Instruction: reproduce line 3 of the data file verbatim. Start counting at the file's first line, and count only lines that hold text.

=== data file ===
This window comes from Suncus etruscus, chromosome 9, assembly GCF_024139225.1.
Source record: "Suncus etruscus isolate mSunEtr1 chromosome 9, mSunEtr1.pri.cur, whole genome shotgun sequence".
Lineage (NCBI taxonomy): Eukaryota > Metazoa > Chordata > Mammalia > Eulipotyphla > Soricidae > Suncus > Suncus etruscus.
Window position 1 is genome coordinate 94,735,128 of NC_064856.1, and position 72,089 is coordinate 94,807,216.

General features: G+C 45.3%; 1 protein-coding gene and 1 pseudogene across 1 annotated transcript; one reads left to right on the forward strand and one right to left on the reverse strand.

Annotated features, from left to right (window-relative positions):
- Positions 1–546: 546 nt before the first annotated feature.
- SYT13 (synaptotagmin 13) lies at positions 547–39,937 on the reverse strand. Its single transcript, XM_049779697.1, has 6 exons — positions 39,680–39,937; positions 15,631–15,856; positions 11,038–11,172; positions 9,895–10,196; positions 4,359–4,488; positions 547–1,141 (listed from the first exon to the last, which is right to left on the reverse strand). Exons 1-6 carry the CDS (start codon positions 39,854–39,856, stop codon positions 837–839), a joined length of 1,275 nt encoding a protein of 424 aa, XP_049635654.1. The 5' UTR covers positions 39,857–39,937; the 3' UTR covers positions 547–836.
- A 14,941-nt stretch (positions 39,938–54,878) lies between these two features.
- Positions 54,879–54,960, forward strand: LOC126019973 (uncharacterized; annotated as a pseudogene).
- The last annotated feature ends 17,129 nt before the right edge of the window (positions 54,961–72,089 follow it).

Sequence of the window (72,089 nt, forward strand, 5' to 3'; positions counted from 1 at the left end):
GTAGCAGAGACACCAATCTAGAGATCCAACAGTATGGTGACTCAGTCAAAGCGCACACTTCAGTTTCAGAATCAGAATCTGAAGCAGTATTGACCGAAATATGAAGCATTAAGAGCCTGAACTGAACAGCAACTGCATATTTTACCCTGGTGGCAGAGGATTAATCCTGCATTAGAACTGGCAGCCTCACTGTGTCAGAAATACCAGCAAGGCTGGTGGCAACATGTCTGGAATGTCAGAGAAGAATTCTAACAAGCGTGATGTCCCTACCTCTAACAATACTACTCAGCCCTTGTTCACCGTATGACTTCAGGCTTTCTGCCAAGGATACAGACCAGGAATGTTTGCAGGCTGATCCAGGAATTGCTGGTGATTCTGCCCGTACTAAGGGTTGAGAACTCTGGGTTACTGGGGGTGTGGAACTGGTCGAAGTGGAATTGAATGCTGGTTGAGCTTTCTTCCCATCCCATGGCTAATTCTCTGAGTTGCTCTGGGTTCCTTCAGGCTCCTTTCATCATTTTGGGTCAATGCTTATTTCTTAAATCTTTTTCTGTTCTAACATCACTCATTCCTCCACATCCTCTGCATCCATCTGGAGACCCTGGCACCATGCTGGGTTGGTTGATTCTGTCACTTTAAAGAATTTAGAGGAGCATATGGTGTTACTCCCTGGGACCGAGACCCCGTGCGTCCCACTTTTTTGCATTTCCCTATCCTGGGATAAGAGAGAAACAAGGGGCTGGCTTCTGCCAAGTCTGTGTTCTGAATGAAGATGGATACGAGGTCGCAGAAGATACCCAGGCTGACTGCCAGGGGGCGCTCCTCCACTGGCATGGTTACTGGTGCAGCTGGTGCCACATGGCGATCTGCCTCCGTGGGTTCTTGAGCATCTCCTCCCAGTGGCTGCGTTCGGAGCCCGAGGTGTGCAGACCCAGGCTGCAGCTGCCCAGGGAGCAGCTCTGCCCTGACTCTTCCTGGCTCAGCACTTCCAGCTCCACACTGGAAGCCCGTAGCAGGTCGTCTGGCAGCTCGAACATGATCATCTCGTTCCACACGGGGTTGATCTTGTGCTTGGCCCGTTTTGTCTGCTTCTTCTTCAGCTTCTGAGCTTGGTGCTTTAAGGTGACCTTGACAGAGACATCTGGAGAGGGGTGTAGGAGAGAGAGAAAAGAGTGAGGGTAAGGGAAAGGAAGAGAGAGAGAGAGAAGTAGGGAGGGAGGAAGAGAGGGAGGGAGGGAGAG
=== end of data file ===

Lineage (NCBI taxonomy): Eukaryota > Metazoa > Chordata > Mammalia > Eulipotyphla > Soricidae > Suncus > Suncus etruscus.